Oh! Now I understand...

When I heard segments of the Republican National Convention--especially the speeches of Zell Miller and Dick Cheney and the Ronald-Reagan-Saved-My-Life testimonials--they made me wonder "why are they talking like that?" Miller was extremely repetitive; Cheney was much more measured and careful than usual and didn't swear at other senators under his breath; the testimonials seemed silly--of course Reagan himself had little to do personally with various people "getting ahead." He just happened to be president. So I didn't get it at first. But then I stumbled across a helpful historical document that I thought I should share with you. It helped me make sense of the whole thing.

Guidelines for Propaganda

To introduce propaganda, we begin with the most important passages from our Fuhrer Adolf Hitler's book Mein Kampf. In Chapter 6 titled "War Propaganda," he writes: "Propaganda is a means and must be evaluated as such, from the standpoint of the goal." "It has always to speak only to the masses." "The task of propaganda lies not in the scientific training of the individual, rather in drawing the attention of the masses to certain facts, events, necessities, etc...." "It is wrong to want to give propaganda the multi-sidedness of scientific instruction." "...Effective propaganda must limit its points of a few and these points must be repeated until even the last member of the audience understands what is meant by them." "It must limit itself to a few themes and repeat them incessantly." "Each change must never affect the content of propaganda, rather must always draw the same conclusions." The Fuhrer wrote these words as a judgment about war propaganda, and they are even more true today than they were then. The only difference today for us National Socialists is that we are not propagandizing lies and untruths as England did during the War, rather we are preaching freedom and prosperity, socialism and patriotism to our confused people. Our struggle and our propaganda have one supreme principle: to take truth and only truth as the foundation of our propaganda.
Source: Propaganda Abteilung, Propaganda (Munich: Reichs-Parteileitung der N.S.D.A.P., 1927).


Blogger John McCollum said...

Yeah. I was beyond non-plussed. I was minused.

Zell Miller made a mystifying comment that went something like: "How dare the Democrats dishonor our boys in Iraq and Afghanistan by trying to tear down our Commander and Chief in a time of war?"

Um, like, run an campaign? I suppose they should just concede, or at least offer to put off the election -- and maybe the constitution -- indefinitely until Bush's 'War on Terr' has been won?

I dunno. The whole thing definitely didn't appeal to me.

The fact remains, though, that Kerry/Edwards are both rabidly pro-abortion, which makes them as apalling and disgusting as Bush/Cheney who are rabidly anti-life in so many other spheres.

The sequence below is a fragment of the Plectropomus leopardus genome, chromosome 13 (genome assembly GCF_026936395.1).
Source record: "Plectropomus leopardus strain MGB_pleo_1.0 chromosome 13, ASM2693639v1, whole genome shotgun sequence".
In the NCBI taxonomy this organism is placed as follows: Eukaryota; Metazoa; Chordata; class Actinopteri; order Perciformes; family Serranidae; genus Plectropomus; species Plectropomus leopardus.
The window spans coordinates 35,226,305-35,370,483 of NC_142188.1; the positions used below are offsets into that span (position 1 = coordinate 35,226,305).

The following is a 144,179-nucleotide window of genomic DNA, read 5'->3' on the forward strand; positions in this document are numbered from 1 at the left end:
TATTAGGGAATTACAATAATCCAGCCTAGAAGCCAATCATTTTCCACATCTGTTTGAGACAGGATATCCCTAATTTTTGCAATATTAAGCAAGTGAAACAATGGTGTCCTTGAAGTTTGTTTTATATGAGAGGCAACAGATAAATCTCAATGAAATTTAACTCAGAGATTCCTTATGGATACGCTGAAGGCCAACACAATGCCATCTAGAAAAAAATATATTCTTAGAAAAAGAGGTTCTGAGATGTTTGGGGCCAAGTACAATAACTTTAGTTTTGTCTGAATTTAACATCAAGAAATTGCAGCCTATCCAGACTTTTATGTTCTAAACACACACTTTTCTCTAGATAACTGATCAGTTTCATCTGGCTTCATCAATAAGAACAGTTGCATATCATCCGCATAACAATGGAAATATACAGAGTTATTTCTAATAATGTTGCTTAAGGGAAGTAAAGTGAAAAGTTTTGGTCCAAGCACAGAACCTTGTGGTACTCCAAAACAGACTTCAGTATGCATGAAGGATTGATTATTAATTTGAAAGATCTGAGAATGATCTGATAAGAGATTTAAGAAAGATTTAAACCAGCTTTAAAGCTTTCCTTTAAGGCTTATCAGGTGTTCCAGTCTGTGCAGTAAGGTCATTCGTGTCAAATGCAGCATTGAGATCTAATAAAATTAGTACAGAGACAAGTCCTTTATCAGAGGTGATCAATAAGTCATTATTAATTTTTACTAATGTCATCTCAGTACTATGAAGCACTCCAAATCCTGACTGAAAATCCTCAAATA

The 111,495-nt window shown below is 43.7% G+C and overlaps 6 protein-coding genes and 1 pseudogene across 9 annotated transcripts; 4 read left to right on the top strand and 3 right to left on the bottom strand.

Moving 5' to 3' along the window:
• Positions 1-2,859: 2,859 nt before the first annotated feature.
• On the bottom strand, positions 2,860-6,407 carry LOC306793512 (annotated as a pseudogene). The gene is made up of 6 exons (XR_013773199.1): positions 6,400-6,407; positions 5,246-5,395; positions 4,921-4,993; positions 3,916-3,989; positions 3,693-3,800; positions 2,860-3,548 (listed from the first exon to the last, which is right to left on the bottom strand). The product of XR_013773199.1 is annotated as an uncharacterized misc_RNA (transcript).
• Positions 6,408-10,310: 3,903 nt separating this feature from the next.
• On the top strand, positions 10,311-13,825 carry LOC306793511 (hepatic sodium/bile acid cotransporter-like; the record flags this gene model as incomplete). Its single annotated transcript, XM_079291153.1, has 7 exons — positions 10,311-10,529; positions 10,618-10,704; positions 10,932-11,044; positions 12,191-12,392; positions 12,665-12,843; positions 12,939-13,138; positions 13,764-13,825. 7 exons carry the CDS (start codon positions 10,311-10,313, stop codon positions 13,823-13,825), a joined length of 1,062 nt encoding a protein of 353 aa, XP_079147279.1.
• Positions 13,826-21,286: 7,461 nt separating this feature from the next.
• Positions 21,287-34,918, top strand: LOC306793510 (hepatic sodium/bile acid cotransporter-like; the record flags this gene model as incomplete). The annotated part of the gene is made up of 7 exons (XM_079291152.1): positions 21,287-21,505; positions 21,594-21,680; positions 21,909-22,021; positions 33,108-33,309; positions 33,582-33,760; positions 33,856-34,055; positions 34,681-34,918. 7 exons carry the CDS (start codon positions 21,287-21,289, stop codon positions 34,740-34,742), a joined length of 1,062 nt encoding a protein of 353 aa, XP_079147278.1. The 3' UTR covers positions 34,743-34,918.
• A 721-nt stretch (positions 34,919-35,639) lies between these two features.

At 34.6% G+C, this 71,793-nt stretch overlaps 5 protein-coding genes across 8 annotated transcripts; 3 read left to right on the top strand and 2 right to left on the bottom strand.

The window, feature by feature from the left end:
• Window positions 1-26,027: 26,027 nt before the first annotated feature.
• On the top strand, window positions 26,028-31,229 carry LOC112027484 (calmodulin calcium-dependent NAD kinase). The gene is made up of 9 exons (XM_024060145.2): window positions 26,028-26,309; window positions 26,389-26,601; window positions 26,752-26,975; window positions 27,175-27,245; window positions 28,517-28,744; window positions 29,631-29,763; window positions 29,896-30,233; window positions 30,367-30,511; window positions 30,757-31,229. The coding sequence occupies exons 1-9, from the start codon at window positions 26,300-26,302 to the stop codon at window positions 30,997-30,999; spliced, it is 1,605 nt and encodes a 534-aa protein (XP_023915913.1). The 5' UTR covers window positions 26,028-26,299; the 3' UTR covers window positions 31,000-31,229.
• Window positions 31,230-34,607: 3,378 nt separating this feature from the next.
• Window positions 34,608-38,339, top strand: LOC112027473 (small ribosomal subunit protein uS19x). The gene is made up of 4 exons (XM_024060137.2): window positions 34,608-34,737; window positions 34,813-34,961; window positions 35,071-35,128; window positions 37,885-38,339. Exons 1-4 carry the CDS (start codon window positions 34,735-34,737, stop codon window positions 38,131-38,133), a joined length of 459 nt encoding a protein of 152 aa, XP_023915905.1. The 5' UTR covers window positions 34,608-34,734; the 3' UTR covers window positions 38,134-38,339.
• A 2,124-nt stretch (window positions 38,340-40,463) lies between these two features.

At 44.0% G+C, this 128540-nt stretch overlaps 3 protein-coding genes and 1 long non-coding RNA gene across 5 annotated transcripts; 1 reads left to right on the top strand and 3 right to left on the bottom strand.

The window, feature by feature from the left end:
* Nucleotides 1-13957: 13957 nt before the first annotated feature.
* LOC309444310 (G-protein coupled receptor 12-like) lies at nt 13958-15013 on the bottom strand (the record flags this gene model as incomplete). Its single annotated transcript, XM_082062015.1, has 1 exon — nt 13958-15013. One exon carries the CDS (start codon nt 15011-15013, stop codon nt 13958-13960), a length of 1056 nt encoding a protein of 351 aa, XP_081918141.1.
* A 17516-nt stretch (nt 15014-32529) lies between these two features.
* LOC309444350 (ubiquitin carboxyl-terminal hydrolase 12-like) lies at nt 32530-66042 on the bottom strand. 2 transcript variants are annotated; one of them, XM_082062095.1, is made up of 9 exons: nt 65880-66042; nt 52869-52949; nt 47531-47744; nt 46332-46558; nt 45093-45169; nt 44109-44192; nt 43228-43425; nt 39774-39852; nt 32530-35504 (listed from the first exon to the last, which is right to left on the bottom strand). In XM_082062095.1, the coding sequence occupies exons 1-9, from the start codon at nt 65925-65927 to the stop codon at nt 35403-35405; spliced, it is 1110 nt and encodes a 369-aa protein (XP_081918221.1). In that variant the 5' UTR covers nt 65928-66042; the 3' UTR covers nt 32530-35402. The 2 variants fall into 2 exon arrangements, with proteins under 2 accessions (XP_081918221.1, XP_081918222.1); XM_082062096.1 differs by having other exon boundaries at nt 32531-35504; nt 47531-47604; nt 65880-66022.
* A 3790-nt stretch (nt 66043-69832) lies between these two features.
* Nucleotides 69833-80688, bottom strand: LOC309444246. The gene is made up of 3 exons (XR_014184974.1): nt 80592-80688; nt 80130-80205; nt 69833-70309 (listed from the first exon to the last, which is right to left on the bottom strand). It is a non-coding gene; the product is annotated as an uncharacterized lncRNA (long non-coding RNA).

9/02/2004 7:14 AM  
Blogger Scott Sloan said...

John and E, I agree. I listened to most of Cheney's speech. It was very calculated, and he kept repeating points.

What do you all think about what is happening in Southern Russia with the hostage situation?

9/02/2004 7:25 AM  
Blogger John McCollum said...

I think it sucks.

9/02/2004 8:51 AM  
Blogger Joshua said...

reminds me of the "framing" meme from a little while back, which pointed out that republicans are masters of framing the national conversation in such a way that it progresses naturally to the detriment of the democrats.

or of the 'luntz memo,' written by a marketing research company to suggest wording that republicans can use to present unpopular agendas in a less threatening, more appealing way (ie, instead of "global warming," consistently say "climate change").

propaganda, framing, marketing... why are politicians blatant about their attempts to manipulate my pov?

9/02/2004 10:22 AM  
Blogger e said...

if we're going to get really post-modern about it (and I'm not suggesting we should), then the language framed by the powerful is--at least in a sense--the lingua franca. in other words, we all will speak the language of the powerful eventually because they have power and we don't.

i'm not sure i buy that argument, but i do think it's interesting that the nazis hit upon the same idea and used it with devastating effectiveness throughout the 1930s and 40s. we think that because there is not blatant racism in america today that we're not subject to the same "might makes right" propaganda.

9/02/2004 11:22 AM  
Blogger Roja said...

The speeches hit the UK Shores and are much talked about in the Staffroom at my school. However, I have heard nothing positive, and the general thought is that it is all "a load of bollocks that only Americans could ever get away with" (according to Mr Henry - outspoken perverted English Lit teacher). I am glad I am in a country that may act inexcusably but does not generate utter turdity through media campaigns with cheese-factor 10.

9/02/2004 3:37 PM  

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